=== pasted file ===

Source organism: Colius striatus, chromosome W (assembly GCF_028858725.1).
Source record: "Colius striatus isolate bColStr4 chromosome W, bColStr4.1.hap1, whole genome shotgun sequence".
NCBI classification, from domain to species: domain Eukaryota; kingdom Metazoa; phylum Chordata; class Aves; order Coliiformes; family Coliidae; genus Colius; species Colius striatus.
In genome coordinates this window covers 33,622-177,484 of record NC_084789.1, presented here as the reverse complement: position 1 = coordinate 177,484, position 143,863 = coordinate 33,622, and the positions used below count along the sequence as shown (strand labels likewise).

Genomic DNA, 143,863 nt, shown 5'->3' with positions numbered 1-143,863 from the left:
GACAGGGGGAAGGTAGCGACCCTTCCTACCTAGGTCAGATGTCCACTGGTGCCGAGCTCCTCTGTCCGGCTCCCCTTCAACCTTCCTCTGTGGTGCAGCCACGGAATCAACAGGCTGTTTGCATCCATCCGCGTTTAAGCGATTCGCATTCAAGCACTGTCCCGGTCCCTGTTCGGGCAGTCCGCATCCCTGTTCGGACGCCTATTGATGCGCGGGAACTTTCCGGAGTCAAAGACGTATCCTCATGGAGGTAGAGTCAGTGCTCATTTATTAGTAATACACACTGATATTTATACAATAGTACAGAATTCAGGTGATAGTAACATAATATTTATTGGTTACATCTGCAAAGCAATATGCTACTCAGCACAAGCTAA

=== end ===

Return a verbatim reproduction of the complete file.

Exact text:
Source organism: Colius striatus, chromosome W (assembly GCF_028858725.1).
Source record: "Colius striatus isolate bColStr4 chromosome W, bColStr4.1.hap1, whole genome shotgun sequence".
NCBI classification, from domain to species: domain Eukaryota; kingdom Metazoa; phylum Chordata; class Aves; order Coliiformes; family Coliidae; genus Colius; species Colius striatus.
In genome coordinates this window covers 33,622-177,484 of record NC_084789.1, presented here as the reverse complement: position 1 = coordinate 177,484, position 143,863 = coordinate 33,622, and the positions used below count along the sequence as shown (strand labels likewise).

Genomic DNA, 143,863 nt, shown 5'->3' with positions numbered 1-143,863 from the left:
GACAGGGGGAAGGTAGCGACCCTTCCTACCTAGGTCAGATGTCCACTGGTGCCGAGCTCCTCTGTCCGGCTCCCCTTCAACCTTCCTCTGTGGTGCAGCCACGGAATCAACAGGCTGTTTGCATCCATCCGCGTTTAAGCGATTCGCATTCAAGCACTGTCCCGGTCCCTGTTCGGGCAGTCCGCATCCCTGTTCGGACGCCTATTGATGCGCGGGAACTTTCCGGAGTCAAAGACGTATCCTCATGGAGGTAGAGTCAGTGCTCATTTATTAGTAATACACACTGATATTTATACAATAGTACAGAATTCAGGTGATAGTAACATAATATTTATTGGTTACATCTGCAAAGCAATATGCTACTCAGCACAAGCTAA